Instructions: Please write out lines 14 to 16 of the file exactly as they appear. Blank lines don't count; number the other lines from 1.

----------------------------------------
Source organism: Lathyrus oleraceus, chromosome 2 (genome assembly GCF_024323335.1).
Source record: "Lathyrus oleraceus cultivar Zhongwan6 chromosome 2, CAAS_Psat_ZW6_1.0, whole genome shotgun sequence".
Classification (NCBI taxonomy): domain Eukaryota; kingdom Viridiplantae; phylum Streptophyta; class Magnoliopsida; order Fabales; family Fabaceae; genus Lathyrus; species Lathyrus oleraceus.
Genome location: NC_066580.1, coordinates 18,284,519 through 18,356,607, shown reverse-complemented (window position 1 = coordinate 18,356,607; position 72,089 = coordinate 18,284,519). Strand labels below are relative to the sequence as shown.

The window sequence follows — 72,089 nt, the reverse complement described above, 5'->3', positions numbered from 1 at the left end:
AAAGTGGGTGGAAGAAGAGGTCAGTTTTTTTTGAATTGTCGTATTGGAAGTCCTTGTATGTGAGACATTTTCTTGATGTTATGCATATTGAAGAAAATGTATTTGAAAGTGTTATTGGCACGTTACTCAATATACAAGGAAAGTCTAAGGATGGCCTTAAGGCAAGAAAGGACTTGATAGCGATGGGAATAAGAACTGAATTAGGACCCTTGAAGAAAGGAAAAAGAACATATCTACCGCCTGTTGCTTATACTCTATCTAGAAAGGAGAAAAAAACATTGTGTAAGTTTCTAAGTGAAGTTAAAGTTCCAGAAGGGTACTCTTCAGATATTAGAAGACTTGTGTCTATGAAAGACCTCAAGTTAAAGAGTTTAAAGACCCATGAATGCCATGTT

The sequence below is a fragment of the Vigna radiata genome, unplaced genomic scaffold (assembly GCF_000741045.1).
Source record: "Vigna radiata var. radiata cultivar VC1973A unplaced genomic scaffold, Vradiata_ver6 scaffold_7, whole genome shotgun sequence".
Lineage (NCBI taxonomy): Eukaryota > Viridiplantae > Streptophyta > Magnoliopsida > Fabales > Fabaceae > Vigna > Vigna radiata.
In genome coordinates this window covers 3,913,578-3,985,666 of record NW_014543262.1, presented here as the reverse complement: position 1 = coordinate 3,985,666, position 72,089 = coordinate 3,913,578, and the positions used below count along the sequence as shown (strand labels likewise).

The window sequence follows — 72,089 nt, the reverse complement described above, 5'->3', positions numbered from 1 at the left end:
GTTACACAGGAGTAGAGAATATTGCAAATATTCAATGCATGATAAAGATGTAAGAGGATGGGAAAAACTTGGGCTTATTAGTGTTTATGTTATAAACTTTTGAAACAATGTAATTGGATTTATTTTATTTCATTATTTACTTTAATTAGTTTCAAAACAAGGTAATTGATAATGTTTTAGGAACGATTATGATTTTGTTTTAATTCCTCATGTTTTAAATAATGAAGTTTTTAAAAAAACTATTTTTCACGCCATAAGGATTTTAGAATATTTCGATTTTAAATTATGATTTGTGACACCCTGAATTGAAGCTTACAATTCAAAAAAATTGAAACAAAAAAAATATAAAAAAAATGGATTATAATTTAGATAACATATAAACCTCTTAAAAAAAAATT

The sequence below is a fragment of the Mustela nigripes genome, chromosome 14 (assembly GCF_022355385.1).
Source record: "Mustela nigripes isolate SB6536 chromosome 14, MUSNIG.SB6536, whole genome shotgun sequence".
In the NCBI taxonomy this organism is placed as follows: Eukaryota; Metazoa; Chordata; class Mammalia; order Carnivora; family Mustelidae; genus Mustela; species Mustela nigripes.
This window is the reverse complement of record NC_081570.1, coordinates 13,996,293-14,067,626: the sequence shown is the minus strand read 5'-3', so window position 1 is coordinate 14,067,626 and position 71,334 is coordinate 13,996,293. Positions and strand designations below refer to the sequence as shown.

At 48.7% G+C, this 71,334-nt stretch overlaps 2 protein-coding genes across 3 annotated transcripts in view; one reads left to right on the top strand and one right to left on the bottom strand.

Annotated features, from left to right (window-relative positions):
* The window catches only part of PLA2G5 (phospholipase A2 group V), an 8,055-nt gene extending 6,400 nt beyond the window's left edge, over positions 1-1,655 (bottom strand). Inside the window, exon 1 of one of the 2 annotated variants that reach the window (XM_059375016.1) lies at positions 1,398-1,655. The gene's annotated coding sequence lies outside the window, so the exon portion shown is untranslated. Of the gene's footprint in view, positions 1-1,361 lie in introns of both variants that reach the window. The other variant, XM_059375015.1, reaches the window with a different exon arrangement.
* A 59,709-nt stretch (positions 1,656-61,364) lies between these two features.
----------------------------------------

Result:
Source record: "Mustela nigripes isolate SB6536 chromosome 14, MUSNIG.SB6536, whole genome shotgun sequence".
In the NCBI taxonomy this organism is placed as follows: Eukaryota; Metazoa; Chordata; class Mammalia; order Carnivora; family Mustelidae; genus Mustela; species Mustela nigripes.
This window is the reverse complement of record NC_081570.1, coordinates 13,996,293-14,067,626: the sequence shown is the minus strand read 5'-3', so window position 1 is coordinate 14,067,626 and position 71,334 is coordinate 13,996,293. Positions and strand designations below refer to the sequence as shown.